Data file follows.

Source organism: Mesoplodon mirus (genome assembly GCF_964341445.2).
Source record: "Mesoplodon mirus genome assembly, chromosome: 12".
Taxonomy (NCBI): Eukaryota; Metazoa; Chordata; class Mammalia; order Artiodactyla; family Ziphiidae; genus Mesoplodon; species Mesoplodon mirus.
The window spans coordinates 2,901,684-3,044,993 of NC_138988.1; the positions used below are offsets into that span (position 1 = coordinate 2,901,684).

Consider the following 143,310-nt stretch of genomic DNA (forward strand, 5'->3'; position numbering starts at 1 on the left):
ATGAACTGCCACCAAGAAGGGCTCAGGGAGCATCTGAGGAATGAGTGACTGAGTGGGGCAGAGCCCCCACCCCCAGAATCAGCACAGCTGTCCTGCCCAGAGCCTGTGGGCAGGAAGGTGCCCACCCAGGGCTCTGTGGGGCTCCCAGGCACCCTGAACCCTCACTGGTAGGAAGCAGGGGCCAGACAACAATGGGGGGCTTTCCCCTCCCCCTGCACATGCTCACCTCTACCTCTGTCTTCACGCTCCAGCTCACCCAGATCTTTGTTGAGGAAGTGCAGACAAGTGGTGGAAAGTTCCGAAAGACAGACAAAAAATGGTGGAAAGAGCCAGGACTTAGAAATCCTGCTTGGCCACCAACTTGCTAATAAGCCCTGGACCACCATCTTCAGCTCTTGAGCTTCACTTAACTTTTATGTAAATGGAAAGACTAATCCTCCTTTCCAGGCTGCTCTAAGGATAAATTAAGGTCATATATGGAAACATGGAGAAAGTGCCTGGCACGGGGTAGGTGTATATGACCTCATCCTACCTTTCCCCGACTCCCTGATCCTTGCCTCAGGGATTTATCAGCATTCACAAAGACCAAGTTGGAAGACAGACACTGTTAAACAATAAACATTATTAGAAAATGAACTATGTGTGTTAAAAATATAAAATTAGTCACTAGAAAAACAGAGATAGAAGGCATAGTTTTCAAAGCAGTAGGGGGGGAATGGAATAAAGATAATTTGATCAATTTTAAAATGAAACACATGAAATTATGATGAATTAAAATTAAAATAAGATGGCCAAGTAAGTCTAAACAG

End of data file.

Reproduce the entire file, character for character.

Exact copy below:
Source organism: Mesoplodon mirus (genome assembly GCF_964341445.2).
Source record: "Mesoplodon mirus genome assembly, chromosome: 12".
Taxonomy (NCBI): Eukaryota; Metazoa; Chordata; class Mammalia; order Artiodactyla; family Ziphiidae; genus Mesoplodon; species Mesoplodon mirus.
The window spans coordinates 2,901,684-3,044,993 of NC_138988.1; the positions used below are offsets into that span (position 1 = coordinate 2,901,684).

Consider the following 143,310-nt stretch of genomic DNA (forward strand, 5'->3'; position numbering starts at 1 on the left):
ATGAACTGCCACCAAGAAGGGCTCAGGGAGCATCTGAGGAATGAGTGACTGAGTGGGGCAGAGCCCCCACCCCCAGAATCAGCACAGCTGTCCTGCCCAGAGCCTGTGGGCAGGAAGGTGCCCACCCAGGGCTCTGTGGGGCTCCCAGGCACCCTGAACCCTCACTGGTAGGAAGCAGGGGCCAGACAACAATGGGGGGCTTTCCCCTCCCCCTGCACATGCTCACCTCTACCTCTGTCTTCACGCTCCAGCTCACCCAGATCTTTGTTGAGGAAGTGCAGACAAGTGGTGGAAAGTTCCGAAAGACAGACAAAAAATGGTGGAAAGAGCCAGGACTTAGAAATCCTGCTTGGCCACCAACTTGCTAATAAGCCCTGGACCACCATCTTCAGCTCTTGAGCTTCACTTAACTTTTATGTAAATGGAAAGACTAATCCTCCTTTCCAGGCTGCTCTAAGGATAAATTAAGGTCATATATGGAAACATGGAGAAAGTGCCTGGCACGGGGTAGGTGTATATGACCTCATCCTACCTTTCCCCGACTCCCTGATCCTTGCCTCAGGGATTTATCAGCATTCACAAAGACCAAGTTGGAAGACAGACACTGTTAAACAATAAACATTATTAGAAAATGAACTATGTGTGTTAAAAATATAAAATTAGTCACTAGAAAAACAGAGATAGAAGGCATAGTTTTCAAAGCAGTAGGGGGGGAATGGAATAAAGATAATTTGATCAATTTTAAAATGAAACACATGAAATTATGATGAATTAAAATTAAAATAAGATGGCCAAGTAAGTCTAAACAG